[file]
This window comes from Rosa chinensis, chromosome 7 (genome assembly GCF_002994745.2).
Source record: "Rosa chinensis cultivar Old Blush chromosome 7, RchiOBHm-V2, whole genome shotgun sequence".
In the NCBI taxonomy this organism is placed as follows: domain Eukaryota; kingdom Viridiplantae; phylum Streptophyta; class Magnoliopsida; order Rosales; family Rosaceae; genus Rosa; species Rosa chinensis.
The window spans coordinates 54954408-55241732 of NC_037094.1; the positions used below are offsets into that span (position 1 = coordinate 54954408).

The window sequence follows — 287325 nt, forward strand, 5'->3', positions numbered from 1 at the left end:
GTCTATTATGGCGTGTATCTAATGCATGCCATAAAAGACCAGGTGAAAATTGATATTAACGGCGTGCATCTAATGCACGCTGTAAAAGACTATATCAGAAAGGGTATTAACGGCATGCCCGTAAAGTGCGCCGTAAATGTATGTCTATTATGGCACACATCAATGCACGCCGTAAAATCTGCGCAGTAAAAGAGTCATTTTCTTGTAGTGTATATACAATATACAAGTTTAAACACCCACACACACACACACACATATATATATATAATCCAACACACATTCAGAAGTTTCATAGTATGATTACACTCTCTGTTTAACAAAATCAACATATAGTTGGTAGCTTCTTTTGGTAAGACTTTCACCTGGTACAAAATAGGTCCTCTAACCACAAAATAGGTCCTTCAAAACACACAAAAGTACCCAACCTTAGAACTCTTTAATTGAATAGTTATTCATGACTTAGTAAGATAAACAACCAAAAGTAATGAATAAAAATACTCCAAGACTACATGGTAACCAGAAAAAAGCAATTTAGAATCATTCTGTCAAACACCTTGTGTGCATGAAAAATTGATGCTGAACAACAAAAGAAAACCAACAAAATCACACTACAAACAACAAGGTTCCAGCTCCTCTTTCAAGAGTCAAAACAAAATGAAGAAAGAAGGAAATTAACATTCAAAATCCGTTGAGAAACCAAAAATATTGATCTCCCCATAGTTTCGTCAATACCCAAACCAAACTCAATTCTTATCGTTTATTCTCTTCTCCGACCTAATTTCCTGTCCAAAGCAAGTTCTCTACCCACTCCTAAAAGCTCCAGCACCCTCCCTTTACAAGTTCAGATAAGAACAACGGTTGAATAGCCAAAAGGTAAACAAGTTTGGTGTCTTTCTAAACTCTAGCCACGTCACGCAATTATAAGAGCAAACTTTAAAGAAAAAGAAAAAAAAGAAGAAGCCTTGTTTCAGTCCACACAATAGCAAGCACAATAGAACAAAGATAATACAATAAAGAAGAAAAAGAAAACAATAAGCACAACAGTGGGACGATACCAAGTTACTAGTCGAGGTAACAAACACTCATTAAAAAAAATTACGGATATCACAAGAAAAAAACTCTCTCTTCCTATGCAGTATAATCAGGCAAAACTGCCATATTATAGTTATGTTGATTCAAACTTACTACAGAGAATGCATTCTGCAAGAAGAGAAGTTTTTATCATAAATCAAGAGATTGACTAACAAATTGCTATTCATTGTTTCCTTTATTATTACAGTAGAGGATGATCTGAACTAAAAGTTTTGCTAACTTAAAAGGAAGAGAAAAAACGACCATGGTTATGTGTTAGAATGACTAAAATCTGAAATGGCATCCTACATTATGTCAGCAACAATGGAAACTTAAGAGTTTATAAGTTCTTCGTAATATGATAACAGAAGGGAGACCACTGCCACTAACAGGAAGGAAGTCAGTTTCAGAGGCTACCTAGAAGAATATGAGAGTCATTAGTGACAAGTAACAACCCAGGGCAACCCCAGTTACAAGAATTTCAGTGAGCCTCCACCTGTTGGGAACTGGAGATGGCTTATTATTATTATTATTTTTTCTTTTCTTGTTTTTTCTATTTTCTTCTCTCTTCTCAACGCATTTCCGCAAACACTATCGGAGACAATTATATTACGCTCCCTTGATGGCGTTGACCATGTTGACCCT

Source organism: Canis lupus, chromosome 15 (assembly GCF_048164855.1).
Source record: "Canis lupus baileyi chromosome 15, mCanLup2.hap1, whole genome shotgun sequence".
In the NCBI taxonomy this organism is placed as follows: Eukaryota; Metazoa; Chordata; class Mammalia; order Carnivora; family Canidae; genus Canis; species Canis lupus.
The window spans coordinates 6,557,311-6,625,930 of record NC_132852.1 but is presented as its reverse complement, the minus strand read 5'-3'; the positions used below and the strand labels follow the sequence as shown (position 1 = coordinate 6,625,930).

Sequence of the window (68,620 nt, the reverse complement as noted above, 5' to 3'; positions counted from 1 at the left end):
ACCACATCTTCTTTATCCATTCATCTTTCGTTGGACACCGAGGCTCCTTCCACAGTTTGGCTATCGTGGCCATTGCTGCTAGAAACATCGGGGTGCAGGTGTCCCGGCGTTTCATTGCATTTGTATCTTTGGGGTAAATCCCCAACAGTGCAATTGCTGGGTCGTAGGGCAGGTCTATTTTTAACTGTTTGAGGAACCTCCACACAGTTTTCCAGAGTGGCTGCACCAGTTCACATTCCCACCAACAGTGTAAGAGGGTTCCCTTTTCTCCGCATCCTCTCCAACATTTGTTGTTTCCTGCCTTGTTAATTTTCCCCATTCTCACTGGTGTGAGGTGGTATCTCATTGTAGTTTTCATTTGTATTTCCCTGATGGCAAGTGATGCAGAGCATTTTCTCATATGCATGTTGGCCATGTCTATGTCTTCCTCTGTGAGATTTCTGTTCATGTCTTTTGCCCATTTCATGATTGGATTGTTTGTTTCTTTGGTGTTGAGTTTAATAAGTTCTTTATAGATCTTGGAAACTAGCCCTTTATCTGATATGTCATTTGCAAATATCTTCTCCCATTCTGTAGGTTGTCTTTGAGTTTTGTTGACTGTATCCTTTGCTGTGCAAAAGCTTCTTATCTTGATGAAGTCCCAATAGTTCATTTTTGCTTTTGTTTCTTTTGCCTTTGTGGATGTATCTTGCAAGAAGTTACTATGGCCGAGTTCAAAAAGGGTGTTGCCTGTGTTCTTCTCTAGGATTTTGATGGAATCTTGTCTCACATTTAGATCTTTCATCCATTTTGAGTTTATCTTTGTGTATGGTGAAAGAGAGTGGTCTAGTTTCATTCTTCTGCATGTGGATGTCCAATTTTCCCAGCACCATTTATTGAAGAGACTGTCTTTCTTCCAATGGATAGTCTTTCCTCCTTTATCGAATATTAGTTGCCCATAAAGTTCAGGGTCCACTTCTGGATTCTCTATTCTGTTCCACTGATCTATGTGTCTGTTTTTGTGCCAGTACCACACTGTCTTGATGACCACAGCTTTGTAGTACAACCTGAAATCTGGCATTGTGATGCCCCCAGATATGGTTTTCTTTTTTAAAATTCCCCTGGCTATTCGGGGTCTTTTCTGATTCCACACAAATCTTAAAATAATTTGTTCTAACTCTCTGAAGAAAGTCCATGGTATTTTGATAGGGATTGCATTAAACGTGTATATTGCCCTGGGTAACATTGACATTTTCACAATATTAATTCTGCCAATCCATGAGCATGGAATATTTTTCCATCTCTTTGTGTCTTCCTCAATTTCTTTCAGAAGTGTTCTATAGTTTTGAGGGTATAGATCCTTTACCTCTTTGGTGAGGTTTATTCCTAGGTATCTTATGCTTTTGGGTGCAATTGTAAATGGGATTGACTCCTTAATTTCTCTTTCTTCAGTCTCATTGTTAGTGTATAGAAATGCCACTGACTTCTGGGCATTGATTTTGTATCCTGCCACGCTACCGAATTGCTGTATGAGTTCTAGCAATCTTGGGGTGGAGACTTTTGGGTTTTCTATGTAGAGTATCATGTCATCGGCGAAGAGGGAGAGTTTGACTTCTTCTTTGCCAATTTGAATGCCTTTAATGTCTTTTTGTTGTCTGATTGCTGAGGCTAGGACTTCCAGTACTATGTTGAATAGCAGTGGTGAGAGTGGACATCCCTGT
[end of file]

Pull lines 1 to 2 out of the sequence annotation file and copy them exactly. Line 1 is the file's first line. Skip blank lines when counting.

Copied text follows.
This window comes from Rosa chinensis, chromosome 7 (genome assembly GCF_002994745.2).
Source record: "Rosa chinensis cultivar Old Blush chromosome 7, RchiOBHm-V2, whole genome shotgun sequence".